1) The Boston Celtics wouldn’t be giving Tatum a record-breaking contract if he was bad for business, or a drag on the competitive product. He’s great for business. He’s a likable, personable man. That’s why he’s so popular with endorsements. And on the court, he’s a proven winner who will end up as one of all-time greats in Celtics history.

2) The NBA owners are not exactly reheating bowls of leftover ramen noodles or mac-and-cheese to survive. These are among the wealthiest people in America. TV, streaming and marketing revenue to pour into the NBA. The players – the stars – operate in a system that was negotiated by the league-office powers and the NBA players association. In the current collective bargaining agreement, players receive a 50 percent revenue share. They’re splitting the money with team owners.

3) Athletes are employees who work under the lights, providing the production, consumer appeal, and the multimedia focus that generates tons of money for the company that pays them. If you or I had the kind of amazing skills and drawing power that motivates NBA owners to sign off on such monumental deals, we sure as heck wouldn’t turn the money down.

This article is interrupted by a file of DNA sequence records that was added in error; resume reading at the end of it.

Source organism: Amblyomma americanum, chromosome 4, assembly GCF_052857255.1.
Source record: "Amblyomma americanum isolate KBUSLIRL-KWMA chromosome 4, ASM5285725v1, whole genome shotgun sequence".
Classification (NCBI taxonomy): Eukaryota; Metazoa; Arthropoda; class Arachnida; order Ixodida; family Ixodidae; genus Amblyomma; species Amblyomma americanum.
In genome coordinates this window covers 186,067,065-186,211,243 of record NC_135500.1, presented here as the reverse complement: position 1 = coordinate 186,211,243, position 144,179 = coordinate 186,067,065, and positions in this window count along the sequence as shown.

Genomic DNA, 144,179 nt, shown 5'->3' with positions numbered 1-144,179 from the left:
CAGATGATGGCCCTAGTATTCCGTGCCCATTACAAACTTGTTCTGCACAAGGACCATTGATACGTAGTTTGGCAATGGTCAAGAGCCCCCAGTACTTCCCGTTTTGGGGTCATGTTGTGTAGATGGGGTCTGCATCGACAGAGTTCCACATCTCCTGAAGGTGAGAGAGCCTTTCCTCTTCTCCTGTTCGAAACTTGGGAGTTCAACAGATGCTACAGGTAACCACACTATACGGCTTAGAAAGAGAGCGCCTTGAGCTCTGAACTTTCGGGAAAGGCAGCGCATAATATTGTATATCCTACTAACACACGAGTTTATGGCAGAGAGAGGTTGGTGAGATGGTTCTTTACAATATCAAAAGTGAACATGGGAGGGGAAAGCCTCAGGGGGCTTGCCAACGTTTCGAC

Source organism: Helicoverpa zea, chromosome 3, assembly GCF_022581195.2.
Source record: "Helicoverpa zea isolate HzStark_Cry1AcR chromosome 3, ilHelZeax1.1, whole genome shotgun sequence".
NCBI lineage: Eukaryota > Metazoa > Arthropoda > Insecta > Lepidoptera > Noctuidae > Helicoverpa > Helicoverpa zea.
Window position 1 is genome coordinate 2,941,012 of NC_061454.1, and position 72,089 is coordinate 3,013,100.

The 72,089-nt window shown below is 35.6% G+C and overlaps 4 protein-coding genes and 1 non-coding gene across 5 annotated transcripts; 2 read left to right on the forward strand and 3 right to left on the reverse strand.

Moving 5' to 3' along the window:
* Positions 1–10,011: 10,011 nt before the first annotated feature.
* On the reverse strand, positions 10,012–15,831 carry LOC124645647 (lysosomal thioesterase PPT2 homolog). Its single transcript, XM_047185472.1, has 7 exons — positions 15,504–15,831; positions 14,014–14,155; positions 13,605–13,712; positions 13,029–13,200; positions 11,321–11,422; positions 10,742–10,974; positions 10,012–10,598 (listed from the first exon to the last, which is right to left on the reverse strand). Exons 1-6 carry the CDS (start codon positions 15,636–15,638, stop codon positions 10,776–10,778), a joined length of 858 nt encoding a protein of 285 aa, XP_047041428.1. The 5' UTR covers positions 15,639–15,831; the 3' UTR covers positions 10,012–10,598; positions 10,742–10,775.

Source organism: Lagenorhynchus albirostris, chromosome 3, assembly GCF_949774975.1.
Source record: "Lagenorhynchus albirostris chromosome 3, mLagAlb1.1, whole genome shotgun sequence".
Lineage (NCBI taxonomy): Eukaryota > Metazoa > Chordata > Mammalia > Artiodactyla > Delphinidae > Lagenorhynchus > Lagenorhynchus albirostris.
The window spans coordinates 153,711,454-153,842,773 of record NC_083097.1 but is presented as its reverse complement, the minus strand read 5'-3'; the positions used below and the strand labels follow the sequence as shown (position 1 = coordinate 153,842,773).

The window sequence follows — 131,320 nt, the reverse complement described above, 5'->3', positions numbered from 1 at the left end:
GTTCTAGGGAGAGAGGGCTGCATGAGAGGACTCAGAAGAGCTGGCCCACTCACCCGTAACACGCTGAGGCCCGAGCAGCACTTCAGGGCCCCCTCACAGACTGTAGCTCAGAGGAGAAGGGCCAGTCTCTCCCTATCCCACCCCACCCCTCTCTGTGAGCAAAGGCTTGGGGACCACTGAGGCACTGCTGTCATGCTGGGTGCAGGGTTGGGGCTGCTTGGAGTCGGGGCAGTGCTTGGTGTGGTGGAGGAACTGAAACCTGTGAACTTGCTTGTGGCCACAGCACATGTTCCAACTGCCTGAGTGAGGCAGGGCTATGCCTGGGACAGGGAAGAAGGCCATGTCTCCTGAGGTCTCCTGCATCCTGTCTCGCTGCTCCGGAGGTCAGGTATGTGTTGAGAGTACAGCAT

4) In the same week the Celtics made news by ensuring Tatum’s future in Boston, the group of investors that own the franchise disclosed their intent to sell the team. The current ownership group purchased the Celtics for $360 million in 2002. Fortune magazine estimates the team’s current market value at $5 billion. Members of Boston’s ownership consortium will realize a stupendous financial windfall on their original investment. And we’re going to take umbrage at NBA players for maximizing their value in the collectively bargained accord? Not me. I try really hard to avoid hypocrisy.

5) Tatum is a sure-thing investment. He is a player of formidable, wide-ranging talent. He isn’t a one-dimensional player; “JT” does everything well. He can run the offense as a de facto point guard. He can muscle up to guard power forwards and centers. Tatum runs the court with the speed of the elite wing that he is. But he’ll take on the hard, grimy duties in the paint and under the basket.

Tatum is a character guy. There’s nothing flaky or untrustworthy about him. He has a relentless work ethic. He is absolutely driven to improve. He doesn’t coast. He isn’t complacent. He wants to be his best for his team, and for himself. As long as Tatum believes he can enhance a part of his game, he’ll be in the gym for much of the offseason, trying to perfect his perceived substandard areas. And those standards are his alone. No coach or general manager has to push him to update his game. Tatum has the kind of ego – the belief – that all great players possess. But he does not have the kind of ego that is disruptive and corrosive and harmful to team chemistry. Tatum and Brown are team players, all the way.

Since being drafted third overall in the 2017 NBA draft, Tatum has started 93 percent of Boston’s regular-season games and 100 percent of their postseason games. He’s never missed more than eight games in a season.